Result: increasingly absurd radio segments in which Lisa is physically shoved away from the mic in favor of Joe’s by-the-numbers sound effects (including a cavalry charge to evoke a tank offensive, and slack-key guitar music for the Guadalcanal victory celebration) and George Washington impersonation (promising to use against the redcoats “the only strategy I know: a straight-up street-smart all-American ass-kicking!”). I think we could have used one or two more of those segments, actually, to ramp up the craziness still further and really get the crackerjack rhythm of the radio performances deep into the DNA of this episode, and I’d be willing to sacrifice the Matthew-turns-into-Max’s-mother plotline completely in their favor, even if it means losing the beautifully underplayed Lovitz line referencing the note pinned to his jacket: “It’s a schedule of when I have to be in the booth. Matthew put it there because I lost the last one he gave me.”

Because the contrast between fast-paced, damn-the-facts-full-speed-ahead  “This Day In History With Max Louis” stuff and the sleepy and crushingly honest Dave Nelson under the influence of Joe’s white noise machine is brilliant. Everything about this storyline is gold, from the gigantic machine Dave begins carting around the office on his shoulder, to the goofy grin on Dave’s face as he reclines in the office listening to crickets, to the unexpected twist of having Mr. James get instantly hooked as well (leading to great “dueling druggies” dialogue like “Milk?” “Spilled”; “Gonna cry about it?” “Not even”). If this is the payoff for putting Dave through the wringer so far in season five, it’s worth it. And it’s one of the great Dave Foley performances of all time, recalling and drawing from four seasons’ worth of sweetness, frustration, and hard-won realism. “You’re just saying that because you have an overly critical mind that prevents you from enjoying the things that—well, that human beings enjoy,” he smiles at Lisa when she rejects his offer of a midday drink. “She’s nice to you because she wants to win the approval of her father. Don’t flatter yourself. Any older man will do,” he benignly informs Max in the middle of a moment with Beth. And when Matthew starts imagining that his favorite “Yosemite Lullaby” cricket is calling out a friendly greeting, watch Dave’s hard-won bliss start to fray around the edges: “No it isn’t, but if it makes you happy, that’s cool… What say you go away?”

“Noise” ends with Dave less angry and put-upon and more resigned to his unhealthy plight, revealing that the alarming medical results that Mr. James had been keeping from him are the result of his blood pressure rising steadily Monday through Friday. (“Then it goes back down over the weekend?” Beth suggests. “No,” Dave scoffs.) But for one episode he was able to dismiss all the dysfunctions of his staff with no more than a “Dude, this is really uncool.” With that, NewsRadio both gives us a break from the stress we’ve been feeling on his behalf and creates a space for comedy based on character rather than administrative logistics.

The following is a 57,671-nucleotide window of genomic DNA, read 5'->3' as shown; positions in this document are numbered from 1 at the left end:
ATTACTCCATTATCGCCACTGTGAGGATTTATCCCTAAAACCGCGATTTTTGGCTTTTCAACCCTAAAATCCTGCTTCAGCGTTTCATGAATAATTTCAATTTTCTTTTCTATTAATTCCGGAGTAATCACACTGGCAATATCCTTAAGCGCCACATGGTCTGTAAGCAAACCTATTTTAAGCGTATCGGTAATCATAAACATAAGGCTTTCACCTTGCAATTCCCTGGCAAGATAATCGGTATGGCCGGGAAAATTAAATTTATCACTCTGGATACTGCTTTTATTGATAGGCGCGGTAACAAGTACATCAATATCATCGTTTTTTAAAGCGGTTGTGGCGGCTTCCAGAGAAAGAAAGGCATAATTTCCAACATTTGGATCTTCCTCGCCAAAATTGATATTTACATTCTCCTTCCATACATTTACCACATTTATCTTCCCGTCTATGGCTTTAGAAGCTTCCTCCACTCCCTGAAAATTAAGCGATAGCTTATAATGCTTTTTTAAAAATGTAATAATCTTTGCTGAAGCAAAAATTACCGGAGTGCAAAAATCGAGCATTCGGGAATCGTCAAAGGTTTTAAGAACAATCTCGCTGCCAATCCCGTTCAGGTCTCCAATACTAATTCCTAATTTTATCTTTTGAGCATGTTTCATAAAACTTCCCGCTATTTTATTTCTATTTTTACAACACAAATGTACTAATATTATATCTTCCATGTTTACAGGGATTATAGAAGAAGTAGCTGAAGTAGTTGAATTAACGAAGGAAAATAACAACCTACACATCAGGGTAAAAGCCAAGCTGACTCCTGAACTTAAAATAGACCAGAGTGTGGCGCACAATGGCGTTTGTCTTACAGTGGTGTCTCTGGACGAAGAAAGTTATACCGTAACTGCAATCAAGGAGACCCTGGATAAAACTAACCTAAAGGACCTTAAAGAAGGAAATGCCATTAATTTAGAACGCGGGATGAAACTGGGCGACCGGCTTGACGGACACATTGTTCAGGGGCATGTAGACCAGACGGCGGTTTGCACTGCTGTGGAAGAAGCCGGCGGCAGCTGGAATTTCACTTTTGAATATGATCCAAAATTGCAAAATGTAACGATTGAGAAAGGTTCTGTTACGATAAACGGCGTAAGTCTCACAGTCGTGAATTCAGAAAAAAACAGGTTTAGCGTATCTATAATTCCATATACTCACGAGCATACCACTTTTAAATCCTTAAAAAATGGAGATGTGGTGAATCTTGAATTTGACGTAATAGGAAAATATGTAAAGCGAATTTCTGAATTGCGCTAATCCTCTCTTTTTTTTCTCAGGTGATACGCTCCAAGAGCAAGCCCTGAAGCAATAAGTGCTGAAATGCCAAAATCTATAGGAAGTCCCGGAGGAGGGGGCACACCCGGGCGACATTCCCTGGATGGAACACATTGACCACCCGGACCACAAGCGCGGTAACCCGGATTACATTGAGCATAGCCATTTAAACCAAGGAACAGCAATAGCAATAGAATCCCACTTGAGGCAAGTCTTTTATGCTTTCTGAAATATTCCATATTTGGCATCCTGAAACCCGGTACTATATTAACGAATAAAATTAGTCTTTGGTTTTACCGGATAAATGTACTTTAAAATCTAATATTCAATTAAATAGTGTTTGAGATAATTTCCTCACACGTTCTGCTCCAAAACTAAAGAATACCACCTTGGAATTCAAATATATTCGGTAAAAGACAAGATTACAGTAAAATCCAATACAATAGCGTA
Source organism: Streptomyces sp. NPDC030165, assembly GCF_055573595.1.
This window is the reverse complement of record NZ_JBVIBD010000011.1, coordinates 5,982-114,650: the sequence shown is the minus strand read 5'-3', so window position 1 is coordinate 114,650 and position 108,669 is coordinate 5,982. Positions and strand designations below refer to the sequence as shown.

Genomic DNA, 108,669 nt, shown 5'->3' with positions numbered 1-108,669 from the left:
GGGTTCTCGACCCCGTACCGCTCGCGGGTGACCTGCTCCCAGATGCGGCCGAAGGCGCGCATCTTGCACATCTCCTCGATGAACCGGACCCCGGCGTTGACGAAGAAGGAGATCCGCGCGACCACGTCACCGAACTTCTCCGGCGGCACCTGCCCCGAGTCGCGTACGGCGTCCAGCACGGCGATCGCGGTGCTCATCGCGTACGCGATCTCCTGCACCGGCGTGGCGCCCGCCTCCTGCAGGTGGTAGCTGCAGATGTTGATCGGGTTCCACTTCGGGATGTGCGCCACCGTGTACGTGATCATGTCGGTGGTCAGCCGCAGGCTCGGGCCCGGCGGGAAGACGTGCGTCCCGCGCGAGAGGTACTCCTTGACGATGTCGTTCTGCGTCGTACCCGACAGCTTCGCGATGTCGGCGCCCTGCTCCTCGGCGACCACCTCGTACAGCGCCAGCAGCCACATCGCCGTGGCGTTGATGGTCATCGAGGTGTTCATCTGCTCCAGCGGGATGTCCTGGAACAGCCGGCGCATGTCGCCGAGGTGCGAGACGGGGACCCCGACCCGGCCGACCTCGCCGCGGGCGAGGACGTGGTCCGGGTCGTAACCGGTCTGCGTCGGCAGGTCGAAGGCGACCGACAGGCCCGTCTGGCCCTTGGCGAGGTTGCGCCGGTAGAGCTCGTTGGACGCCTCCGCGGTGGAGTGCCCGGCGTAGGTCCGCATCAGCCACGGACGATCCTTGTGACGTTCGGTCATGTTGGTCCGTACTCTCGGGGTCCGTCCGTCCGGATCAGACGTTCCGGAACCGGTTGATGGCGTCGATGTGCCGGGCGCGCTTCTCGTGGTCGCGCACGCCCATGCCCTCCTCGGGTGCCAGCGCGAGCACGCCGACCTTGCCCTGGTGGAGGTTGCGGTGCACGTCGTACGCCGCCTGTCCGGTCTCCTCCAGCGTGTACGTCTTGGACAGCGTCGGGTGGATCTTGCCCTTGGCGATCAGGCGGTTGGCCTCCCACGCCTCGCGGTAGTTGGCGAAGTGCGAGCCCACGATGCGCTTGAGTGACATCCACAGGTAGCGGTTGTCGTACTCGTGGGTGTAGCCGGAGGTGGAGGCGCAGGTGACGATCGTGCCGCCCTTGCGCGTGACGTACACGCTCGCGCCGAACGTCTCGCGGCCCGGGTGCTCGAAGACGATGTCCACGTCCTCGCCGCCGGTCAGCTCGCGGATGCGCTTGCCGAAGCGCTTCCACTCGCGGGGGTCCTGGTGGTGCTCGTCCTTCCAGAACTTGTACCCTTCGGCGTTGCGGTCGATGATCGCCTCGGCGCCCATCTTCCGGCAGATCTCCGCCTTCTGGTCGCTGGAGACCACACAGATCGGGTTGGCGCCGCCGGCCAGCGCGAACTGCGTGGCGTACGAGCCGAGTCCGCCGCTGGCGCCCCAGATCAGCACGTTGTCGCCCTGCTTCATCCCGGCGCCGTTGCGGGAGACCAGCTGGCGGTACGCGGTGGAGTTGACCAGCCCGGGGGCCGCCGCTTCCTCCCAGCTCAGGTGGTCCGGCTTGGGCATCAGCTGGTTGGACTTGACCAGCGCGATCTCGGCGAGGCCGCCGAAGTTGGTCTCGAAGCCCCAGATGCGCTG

Grades: “Lucky Burger,” C; “Noise,” A-

Stray observations:

  • “Lucky Burger” not only features David Anthony Higgins in a very funny guest star turn (“In the short time you’ve been here, you’ve shown us the kind of worker you are, and that’s a grade A worker”), but was written by supervising producer Alan Higgins, his brother and one-time sketch comedy partner.
  • Mr. James’ wooden “I’m acting” voice, featured prominently in “Massage Chair,” returns briefly when he has to order a Lucky Combo from Lisa: “Yes, Lorna, that would be good, thank you.”
  • Matthew tries to frame Max for drawing an unflattering caricature of Dave but makes several errors: (1) It’s drawn on the back of Matthew’s time sheet; (2) with the same pen Matthew used to fill out the time sheet; (3) its idea of ridicule is have Dave riding a pegasus, winged horse of ancient myth, because “mere mortal riding the steed of the gods, you can’t get any more ridiculous than that!”
  • Max’s “noms de radio”: Knute Rocker (Cleveland sports station), Alistair McCello (Dayton classical station), Jazzmanian Devil (New Orleans), Dr. Dan the Bull Sesh Man (Wisconsin), Charlie Chowder (Boston), Johnny Tumbleweed (San Antonio).
  • A little bit of “Get to know me!,” one of my favorite Lovitz SNL bits, creeps into “Lucky Burger”: “Who is Max Louis? What’s his persona, his hooks? What are his likes and dislikes? Has he always come to life in the spring? When did he start losing his hair?”
  • One of the problems with “Lucky Burger” is that it’s devoid of much visual comedy, with the notable exception the cut to Matthew with only his eyes showing over the desk during Dave’s recitation of the staff’s eccentricities.
  • Mr. James didn’t tell Dave about the blood pressure readings because he “just thought it would make him more tense. It’s a hideous paradox, really.”
  • Callback to “Sweeps Week” with Matthew using a disposable camera to record precious memories from Max’s mid-forties; he ups the ante by tossing it in the trash when he’s done (only to dig it out again when he decides he needs shots of Max eating soup). A 2010 episode of The Office apparently recycles the trash gag.
  • Synchronized double NR signature shot in “Noise,” with Lisa dashing off stage left and Mr. James stage right.
  • “Spoiled meat at a Lucky Burger, what a scoop.”
  • “That’s a stone cold bummer, Mr. Natural, but you keep on truckin’.”
  • “The off switch doesn’t come till this weekend.” “Is there a volume switch?” “You want it louder?”
  • “Life’s a bitch.” “And then you die.” “My.” “Oh.” “My.”